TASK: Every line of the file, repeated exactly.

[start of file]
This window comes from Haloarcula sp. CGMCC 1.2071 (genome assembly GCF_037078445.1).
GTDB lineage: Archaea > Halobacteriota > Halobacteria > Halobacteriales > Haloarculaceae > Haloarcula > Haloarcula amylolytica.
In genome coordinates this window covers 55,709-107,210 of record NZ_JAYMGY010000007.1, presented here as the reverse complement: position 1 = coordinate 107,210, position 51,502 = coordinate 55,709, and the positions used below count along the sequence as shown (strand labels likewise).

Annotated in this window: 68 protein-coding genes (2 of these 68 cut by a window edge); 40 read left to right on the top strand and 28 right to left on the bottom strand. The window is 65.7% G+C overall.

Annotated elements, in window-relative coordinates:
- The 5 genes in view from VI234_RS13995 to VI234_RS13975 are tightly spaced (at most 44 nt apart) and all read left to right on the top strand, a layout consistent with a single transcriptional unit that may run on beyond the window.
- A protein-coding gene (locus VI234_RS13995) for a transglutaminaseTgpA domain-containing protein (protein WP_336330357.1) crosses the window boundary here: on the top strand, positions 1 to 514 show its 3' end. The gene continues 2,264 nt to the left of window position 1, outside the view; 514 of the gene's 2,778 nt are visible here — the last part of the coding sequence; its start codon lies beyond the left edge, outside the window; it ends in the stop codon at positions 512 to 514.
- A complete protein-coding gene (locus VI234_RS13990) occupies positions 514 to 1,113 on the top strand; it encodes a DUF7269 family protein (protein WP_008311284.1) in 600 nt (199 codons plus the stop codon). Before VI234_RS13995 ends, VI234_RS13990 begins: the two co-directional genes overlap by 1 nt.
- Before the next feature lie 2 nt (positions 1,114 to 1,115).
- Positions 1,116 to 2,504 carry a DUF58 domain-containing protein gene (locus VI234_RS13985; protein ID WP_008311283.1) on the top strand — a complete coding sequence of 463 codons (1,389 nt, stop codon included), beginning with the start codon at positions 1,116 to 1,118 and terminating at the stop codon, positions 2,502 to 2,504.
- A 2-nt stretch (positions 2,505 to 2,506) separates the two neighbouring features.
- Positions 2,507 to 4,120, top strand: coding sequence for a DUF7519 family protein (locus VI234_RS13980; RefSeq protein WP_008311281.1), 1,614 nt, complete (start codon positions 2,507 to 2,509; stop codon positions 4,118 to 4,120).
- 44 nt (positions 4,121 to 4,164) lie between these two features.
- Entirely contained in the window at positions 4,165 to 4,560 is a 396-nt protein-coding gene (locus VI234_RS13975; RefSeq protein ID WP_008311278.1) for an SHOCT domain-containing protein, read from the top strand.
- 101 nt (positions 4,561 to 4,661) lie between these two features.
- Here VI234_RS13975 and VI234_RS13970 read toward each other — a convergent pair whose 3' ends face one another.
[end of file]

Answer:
This window comes from Haloarcula sp. CGMCC 1.2071 (genome assembly GCF_037078445.1).
GTDB lineage: Archaea > Halobacteriota > Halobacteria > Halobacteriales > Haloarculaceae > Haloarcula > Haloarcula amylolytica.
In genome coordinates this window covers 55,709-107,210 of record NZ_JAYMGY010000007.1, presented here as the reverse complement: position 1 = coordinate 107,210, position 51,502 = coordinate 55,709, and the positions used below count along the sequence as shown (strand labels likewise).

Annotated in this window: 68 protein-coding genes (2 of these 68 cut by a window edge); 40 read left to right on the top strand and 28 right to left on the bottom strand. The window is 65.7% G+C overall.

Annotated elements, in window-relative coordinates:
- The 5 genes in view from VI234_RS13995 to VI234_RS13975 are tightly spaced (at most 44 nt apart) and all read left to right on the top strand, a layout consistent with a single transcriptional unit that may run on beyond the window.
- A protein-coding gene (locus VI234_RS13995) for a transglutaminaseTgpA domain-containing protein (protein WP_336330357.1) crosses the window boundary here: on the top strand, positions 1 to 514 show its 3' end. The gene continues 2,264 nt to the left of window position 1, outside the view; 514 of the gene's 2,778 nt are visible here — the last part of the coding sequence; its start codon lies beyond the left edge, outside the window; it ends in the stop codon at positions 512 to 514.
- A complete protein-coding gene (locus VI234_RS13990) occupies positions 514 to 1,113 on the top strand; it encodes a DUF7269 family protein (protein WP_008311284.1) in 600 nt (199 codons plus the stop codon). Before VI234_RS13995 ends, VI234_RS13990 begins: the two co-directional genes overlap by 1 nt.
- Before the next feature lie 2 nt (positions 1,114 to 1,115).
- Positions 1,116 to 2,504 carry a DUF58 domain-containing protein gene (locus VI234_RS13985; protein ID WP_008311283.1) on the top strand — a complete coding sequence of 463 codons (1,389 nt, stop codon included), beginning with the start codon at positions 1,116 to 1,118 and terminating at the stop codon, positions 2,502 to 2,504.
- A 2-nt stretch (positions 2,505 to 2,506) separates the two neighbouring features.
- Positions 2,507 to 4,120, top strand: coding sequence for a DUF7519 family protein (locus VI234_RS13980; RefSeq protein WP_008311281.1), 1,614 nt, complete (start codon positions 2,507 to 2,509; stop codon positions 4,118 to 4,120).
- 44 nt (positions 4,121 to 4,164) lie between these two features.
- Entirely contained in the window at positions 4,165 to 4,560 is a 396-nt protein-coding gene (locus VI234_RS13975; RefSeq protein ID WP_008311278.1) for an SHOCT domain-containing protein, read from the top strand.
- 101 nt (positions 4,561 to 4,661) lie between these two features.
- Here VI234_RS13975 and VI234_RS13970 read toward each other — a convergent pair whose 3' ends face one another.